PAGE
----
Time to show myself up as the novice I am. Tested it this morning, then re-applied this evening, from a small sample. Then just read some other reviews and I think I must have completely misunderstood this. The first image that flashed through my mind was water, a freshwater lake with the sun glittering on the water, wet skin, a woman, not a man, summer, and the colour blue. Sweet, fresh, watery, feminine, very pleasant, happy scent. I don't get forest, or darkness, or complication and I certainly don't get anything lupine or even canine in any way at all, except to admit that I do love the warm, nutty smell of the pads on dogs' feet! :). After reading the ingredients, I got the hazelnuts, and tasted in the back of my mouth, rather than smelled, the liquorice. Lots of honey. And something fresh I don't recognise. I don't think it's cedar, I know what that smells like. For me it's Red Riding Hood flopping down on her towel after a refreshing swim by the lakeshore, still in her swimming costume, in relaxed, holiday mood, her wet skin drying in the sun. Nothing big, hairy or menacing in sight... Very sweet, pleasant smell, but not for me. Still a thumbs up though.
(Apologies to those who say I've got this so completely wrong: you may be justified. But I resolve to be honest). :)
Starts of sort of animalistic (wet dog or body sweat) and kind of sweet at the same time. The licorice mixed with the honey would have that effect. It actually starts out like a lot of fragrances would end as a skin scent. Strange. This one is not a bad fragrance, just not for me. 6/10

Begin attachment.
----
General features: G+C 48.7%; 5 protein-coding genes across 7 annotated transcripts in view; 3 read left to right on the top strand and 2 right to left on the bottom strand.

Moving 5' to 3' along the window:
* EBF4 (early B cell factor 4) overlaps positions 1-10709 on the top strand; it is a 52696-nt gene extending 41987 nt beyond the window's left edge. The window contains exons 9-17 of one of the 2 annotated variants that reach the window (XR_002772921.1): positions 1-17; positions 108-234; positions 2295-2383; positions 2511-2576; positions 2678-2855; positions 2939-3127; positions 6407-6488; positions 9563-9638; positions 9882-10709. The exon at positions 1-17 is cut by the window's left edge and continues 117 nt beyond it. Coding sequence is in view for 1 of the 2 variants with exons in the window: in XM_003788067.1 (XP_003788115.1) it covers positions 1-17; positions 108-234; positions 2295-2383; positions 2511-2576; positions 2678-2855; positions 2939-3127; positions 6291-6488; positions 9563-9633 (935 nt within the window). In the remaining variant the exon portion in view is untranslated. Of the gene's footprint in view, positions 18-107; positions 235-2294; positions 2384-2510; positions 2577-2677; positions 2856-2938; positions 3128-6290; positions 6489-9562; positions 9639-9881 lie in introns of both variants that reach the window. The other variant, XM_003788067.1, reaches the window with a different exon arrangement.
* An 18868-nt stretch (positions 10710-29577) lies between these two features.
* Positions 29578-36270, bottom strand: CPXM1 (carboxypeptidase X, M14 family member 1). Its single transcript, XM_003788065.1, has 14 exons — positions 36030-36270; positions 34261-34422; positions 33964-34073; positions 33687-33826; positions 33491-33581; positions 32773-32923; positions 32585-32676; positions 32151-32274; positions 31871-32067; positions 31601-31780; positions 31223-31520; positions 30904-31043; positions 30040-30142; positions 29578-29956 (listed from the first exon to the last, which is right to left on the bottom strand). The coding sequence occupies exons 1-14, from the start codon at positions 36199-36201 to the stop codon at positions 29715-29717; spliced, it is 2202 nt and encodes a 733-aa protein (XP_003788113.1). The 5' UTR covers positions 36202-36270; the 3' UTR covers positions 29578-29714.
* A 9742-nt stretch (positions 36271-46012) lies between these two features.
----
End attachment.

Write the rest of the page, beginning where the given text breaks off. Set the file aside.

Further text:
A watered down, less vanillic John Varvatos for men to me. Not sweet in a gourmand way, sweet in a John Varvatos way. If one likes JV, he or she may like Mechant Loup. As it dries, it's more and more like JV. They are like the same scent on the dry down, so disappointing. The nuts were there and gone quickly, I get no honey, no licorice. Just a watered down, John Varvatos, with a smidge more cedar.
Wicked wolf? I think not! Incredibly unique and wonderful? I think so! It's hit or miss for me with L'Artisan, but upon first whiff, I was engaged with Mechant Loup. A truly odd and captivating old-candy style anise, in combination with cedar and pine, ever so slightly graced with a sweetness I wish I could pinpoint! Some say hazelnut, some say honey. If the longevity and sillage were stronger, this may have climbed into a favorites list! That being said, a head-cocking, eyebrow-raising, wonderful scent truly worthy of a try! 8.5/10!
imo scentwise this is absolutely ingenious. for the first 30 min. on, this is one the very finest examples of a complex masculine perfumery i have experienced.
behind the lightweight and pleasant texture hides something really frightening. extremely impressive scent that plays around both galantness and machismo. a symbiose between the free spirited forest elf and the stalking predator. the scent's name is artistically justified.
... and then the fleeting house signature reveals itself again ... too bad, since it starts breathtaking but does not perform so well after the first hour or so. the dry down is practically the falling apart.
nevertheless, i am happy to have got a chance to know this. probably the stand out from l'artisan's range.
Genre: Woody Oriental
Without a doubt an oddball, but a personal favorite as well. Perhaps it's the hazelnut that makes it so eccentric, but this scent's unique profile suits me to a "T".
Not threatening, it's true, but after all, this is a fairy tale wolf. I find Méchant Loup extremely well-balanced, despite it fundamental weirdness. The development, from somewhat sweet, woody, and spicy to nutty and ever so faintly animalic, is leisurely and smooth, and the drydown is both sumptuous and subtle. The sillage is only moderate, but I can't agree with claims of poor longevity. I can put this one on in the afternoon and have it last until the next morning.
Oh, yes, and my wife loves it.